What works is creating an inclusive culture, and it’s really important to understand that inclusion is way broader than our traditional views of diversity, which is more about around equal opportunity, affirmative action. Inclusion is about innovation, collaboration, and increasing engagement. You can tangibly see the business case that arises if you can see movement and increases in those 3 fields.
To me, I think inclusion is about taking action getting everyone’s voice head. That’s what will drive business performance. When I say everyone, I really mean everyone. What I see in organisations is that because of our biases and because of the way we dub people as talent and non-talent, is that we really under-utilised a good proportion of our human capital in organisations.
What if we were actually able to bring out the strength’s in every single individual in an organisation? What if you are able to leverage all of your human capital? What impact would that have on your bottom line? I think it would be significant. I think that’s important. We’ve had lots of conversations over the years around the engagement of men in the diversity conversation, and certainly some of the biggest champions of diversity that I know are men; however, I think inclusion makes that tangible connection really obvious. It’s about saying every individual, so men, women, whatever your race, whatever your ability is, it’s about finding out what’s unique about you so that you can truly bring yourself to work.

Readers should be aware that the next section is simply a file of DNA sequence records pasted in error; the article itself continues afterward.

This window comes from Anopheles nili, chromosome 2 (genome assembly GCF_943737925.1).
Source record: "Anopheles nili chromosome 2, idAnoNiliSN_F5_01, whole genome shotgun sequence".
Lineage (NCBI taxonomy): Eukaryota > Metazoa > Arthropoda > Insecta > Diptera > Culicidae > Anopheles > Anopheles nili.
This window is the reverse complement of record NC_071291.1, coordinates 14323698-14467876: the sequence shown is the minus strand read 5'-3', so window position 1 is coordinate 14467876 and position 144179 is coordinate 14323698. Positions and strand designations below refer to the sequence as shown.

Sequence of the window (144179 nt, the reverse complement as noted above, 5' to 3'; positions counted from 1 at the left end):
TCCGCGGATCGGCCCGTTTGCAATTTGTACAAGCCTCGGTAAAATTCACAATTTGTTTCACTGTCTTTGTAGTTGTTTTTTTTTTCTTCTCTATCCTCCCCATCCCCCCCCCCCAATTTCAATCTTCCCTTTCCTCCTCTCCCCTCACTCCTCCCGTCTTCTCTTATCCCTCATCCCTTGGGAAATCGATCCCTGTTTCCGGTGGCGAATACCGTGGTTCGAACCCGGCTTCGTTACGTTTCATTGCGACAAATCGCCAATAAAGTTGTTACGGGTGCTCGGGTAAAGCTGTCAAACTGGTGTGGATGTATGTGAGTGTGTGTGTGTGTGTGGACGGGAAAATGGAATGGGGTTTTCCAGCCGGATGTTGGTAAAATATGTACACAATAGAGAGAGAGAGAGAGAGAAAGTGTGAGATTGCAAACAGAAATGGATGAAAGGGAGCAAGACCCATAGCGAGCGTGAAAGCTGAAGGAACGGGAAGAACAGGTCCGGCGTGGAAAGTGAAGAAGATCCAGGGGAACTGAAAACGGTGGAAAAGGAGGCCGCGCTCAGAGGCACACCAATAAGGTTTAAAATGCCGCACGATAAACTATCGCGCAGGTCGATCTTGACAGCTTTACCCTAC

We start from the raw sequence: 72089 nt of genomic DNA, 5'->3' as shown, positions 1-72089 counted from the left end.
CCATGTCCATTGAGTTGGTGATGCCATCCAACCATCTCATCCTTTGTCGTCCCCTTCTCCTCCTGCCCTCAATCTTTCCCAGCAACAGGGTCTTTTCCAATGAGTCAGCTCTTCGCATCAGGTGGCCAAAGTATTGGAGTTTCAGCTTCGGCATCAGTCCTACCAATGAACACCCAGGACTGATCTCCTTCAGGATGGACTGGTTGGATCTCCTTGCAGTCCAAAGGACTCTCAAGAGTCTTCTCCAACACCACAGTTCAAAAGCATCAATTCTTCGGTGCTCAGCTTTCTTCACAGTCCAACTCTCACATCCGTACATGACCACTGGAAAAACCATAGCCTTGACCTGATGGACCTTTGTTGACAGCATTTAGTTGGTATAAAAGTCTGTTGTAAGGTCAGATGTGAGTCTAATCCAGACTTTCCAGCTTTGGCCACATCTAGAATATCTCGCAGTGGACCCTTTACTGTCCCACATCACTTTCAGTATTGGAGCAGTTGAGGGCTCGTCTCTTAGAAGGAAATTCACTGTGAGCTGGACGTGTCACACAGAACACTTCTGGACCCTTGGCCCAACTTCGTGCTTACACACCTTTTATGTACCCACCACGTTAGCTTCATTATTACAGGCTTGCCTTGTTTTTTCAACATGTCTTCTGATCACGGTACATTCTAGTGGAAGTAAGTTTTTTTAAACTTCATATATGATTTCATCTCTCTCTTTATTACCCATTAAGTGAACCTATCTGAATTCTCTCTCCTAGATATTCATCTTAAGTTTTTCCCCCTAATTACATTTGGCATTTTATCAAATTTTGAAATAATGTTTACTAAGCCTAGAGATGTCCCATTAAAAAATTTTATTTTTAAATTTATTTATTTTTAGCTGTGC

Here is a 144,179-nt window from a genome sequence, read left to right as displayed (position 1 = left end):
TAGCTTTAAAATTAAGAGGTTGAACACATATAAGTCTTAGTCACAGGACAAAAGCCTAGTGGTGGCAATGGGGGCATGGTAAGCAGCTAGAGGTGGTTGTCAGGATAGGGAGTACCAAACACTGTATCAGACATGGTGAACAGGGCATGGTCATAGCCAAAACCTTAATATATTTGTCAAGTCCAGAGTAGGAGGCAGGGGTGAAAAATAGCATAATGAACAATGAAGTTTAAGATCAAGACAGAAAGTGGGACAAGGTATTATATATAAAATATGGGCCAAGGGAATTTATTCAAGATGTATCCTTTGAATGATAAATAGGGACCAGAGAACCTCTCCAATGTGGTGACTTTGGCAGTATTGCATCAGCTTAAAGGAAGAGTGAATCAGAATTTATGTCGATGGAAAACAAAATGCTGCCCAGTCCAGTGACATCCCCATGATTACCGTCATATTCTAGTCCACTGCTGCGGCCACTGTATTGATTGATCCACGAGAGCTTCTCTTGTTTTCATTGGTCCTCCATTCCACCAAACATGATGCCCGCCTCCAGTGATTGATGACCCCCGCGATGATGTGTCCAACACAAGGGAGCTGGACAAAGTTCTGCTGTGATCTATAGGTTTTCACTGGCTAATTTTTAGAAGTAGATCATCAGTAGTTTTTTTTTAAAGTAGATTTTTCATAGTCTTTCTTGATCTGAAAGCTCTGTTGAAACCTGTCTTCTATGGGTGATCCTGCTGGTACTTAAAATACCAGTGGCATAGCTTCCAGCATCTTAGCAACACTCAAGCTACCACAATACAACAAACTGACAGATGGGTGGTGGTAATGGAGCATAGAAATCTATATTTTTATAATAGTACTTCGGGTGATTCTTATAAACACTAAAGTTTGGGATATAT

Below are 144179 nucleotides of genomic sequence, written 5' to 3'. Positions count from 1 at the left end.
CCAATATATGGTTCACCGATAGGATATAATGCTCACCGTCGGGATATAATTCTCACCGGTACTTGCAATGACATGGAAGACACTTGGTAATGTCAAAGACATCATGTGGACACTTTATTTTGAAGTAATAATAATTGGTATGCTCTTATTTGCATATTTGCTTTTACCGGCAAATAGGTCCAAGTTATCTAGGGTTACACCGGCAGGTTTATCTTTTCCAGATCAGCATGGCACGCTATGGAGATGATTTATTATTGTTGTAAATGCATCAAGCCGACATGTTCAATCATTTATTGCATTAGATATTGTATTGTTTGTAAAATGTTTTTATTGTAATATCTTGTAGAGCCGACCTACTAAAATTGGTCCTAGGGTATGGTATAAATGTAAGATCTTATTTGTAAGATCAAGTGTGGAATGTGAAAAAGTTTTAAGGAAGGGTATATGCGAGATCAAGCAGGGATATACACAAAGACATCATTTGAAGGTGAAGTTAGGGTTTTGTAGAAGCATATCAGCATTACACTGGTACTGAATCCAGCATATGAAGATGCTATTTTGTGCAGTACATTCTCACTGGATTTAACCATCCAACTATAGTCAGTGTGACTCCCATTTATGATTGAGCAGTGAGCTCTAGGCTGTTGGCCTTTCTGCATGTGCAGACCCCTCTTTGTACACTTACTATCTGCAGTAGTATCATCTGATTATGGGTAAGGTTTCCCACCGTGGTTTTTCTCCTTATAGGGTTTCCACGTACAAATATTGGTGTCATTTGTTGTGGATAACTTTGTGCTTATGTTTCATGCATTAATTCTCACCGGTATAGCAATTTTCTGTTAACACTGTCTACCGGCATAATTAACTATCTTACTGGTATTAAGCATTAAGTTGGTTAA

We all agree that creating an inclusive culture is our goal. It’s good for business. It creates more engaged employees. We all also know that each of us have unconscious biases. The thing about that is you need to say, “Well, so what?” If you want to be a leader that is a high performing team, you have to educate yourself on the how to. That’s inclusive leadership.
How can you do that? Using our program, Courage: Inclusive Leadership in Action. Some of you may be aware that we had a program for many years which we started with Telstra, which resulted in their catalyst award win, which was a program designed to engage men who wanted to understand how to champion gender diversity. This is the second edition of this program launched last year.
It’s the practical how to, and it takes leaders through what do I do in this situation, how do I deal with resistance. It does deal with the basics of unconscious bias, but it moves that quite quickly into challenging merit. It goes into the detail of the “how to” of flexibility, and the “how to” creating a collaborative team, how do we really create an inclusive culture.
I’ve done some awesome experiments with this program. We have been using it in organisations to set up the inclusion champions of change. Some of the experiments that have come out of those leaders have absolutely blown me away.
To me, it takes courage to acknowledge that merit is subjective. This is at the heart of inclusive leadership. The question is, are you ready? Is your organisation ready? My view is that if you’re not ready, don’t do it. Don’t jump in. I’ve seen so many organisations jump in and not really getting it right. You are perceived as being inauthentic, and you can actually do more damage than what it’s worth.
I’m sure a number of you have a few questions. If you do, please feel free to email them through to us in the team, and we’ll look forward to touching base with you again in the future. You can reach us at email@example.com, or 1800 306 698.